Review: 'Mass' - Memories of Murder
"Mass" is a movie that brings the magic of theatre into your local art house (although probably not into your local multiplex). The cast essentially consists of four richly gifted actors, divided into two couples. Jason Isaacs and Martha Plimpton are Jay and Gail, whose teenage son Evan was killed six years ago in a school shooting. His killer, a kid named Hayden, who died at the scene of the slaughter, was the son of the other couple, Linda and Richard, played by Ann Dowd and Reed Birney. Now the four parents, their hostility having presumably subsided somewhat in the intervening years, have agreed to a therapist's plan for a meeting on neutral ground: a small, bland suburban church.
What we have here, you may be unexcited to hear, is four people sitting in a room talking -- the sort of bare-bones setup that has always been a tough sell to moviegoers. But Fran Kranz, the first-time writer-director (who's also a veteran actor), has structured the story as an examination of soul-searing emotional issues, and for the most part the movie is not for a single moment boring. (It wanders briefly at the end.) Who really bears the guilt for that shooting, in which 10 students were killed? Was it only Hayden, the boy with the guns and the pipe bomb (which he assembled from instructions found on the internet)? Or was it also his parents, who must have seen warning signs of their child's growing mental distress? And who can finally put an end to the hurt and the hatred that continue to fan the embers of that hateful day?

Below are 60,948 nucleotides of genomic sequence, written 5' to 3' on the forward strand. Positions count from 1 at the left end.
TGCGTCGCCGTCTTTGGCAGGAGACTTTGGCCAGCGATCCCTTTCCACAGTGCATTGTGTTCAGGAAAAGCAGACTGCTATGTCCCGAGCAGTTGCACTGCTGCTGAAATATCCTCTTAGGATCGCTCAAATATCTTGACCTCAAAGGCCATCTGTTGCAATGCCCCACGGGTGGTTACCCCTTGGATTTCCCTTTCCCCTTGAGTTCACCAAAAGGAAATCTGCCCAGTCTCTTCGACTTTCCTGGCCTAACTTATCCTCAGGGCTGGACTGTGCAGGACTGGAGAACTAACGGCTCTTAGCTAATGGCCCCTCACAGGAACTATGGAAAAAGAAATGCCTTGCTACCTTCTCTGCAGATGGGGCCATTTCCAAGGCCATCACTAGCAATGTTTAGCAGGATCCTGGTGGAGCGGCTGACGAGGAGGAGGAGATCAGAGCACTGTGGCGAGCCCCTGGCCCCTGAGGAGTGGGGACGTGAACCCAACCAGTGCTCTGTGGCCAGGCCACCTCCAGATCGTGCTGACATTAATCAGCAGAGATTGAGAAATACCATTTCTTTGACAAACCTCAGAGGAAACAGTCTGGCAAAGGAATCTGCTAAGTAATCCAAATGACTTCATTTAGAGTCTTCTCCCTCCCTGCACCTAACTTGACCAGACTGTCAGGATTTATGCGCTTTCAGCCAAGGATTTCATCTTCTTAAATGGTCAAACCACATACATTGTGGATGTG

The story would likely be unbearable without some respite, and Kranz uses the awkwardness of the parents' meeting to administer daubs of light humor. (Linda, the shooter's mother, making nice, has brought a small pot of flowers along, but they seem so out of place at the center of the table around which they're all sitting that Jay furiously snatches them away.)
The plot kicks in quickly, however. "We're not here to attack you," Jay tells Linda and Richard. "But we're not going to apologize for our feelings."
"Tell me about your son," says Gail. "I want to know everything. Because he killed mine."
The outline of young Hayden's story is familiar by now. He didn't play well with other kids, who thought him weird. (His hobby was collecting snails.) He was interested in artillery and spent a lot of time on his computer playing first-person shooter games. He had thoughts of suicide and even homicide. He was in therapy and on meds, too. Jay is infuriated by this misfit litany -- why didn't Linda and Richard raise an alarm with the school about Hayden's problems? "He wasn't always all those things," says Linda. "I have to reconcile his actions with the child I loved and raised."
The movie wouldn't work without the best efforts of its exceptionally well-balanced cast. Those who only remember Isaacs from his role as Lucius Malfoy in the "Harry Potter" films, or Plimpton from her performance in the movie version of Stephen Sondheim's "Company," are likely to be ravished by their work here, providing detailed accounts of different strains of sorrow, one softly receding, the other still aflame. Similarly, the incomparable Dowd ("The Handmaid's Tale") and the deceptively mild Birney, a stage actor with a clutch of Tony and Obie awards to his credit, masterfully convey the subtle, telling differences between their two characters.
The puzzlement at the heart of the story is never tidily resolved: Who was responsible for the school massacre -- the shooter, his parents, the culture at large? The movie broadens its scope a little to look beyond these questions. "The world mourned ten," says Linda, the killer's inconsolable mother. "We mourned eleven."
Kurt Loder is the film critic for Reason Online. To find out more about Kurt Loder and read features by other Creators writers and cartoonists, visit the Creators website at www.creators.com.
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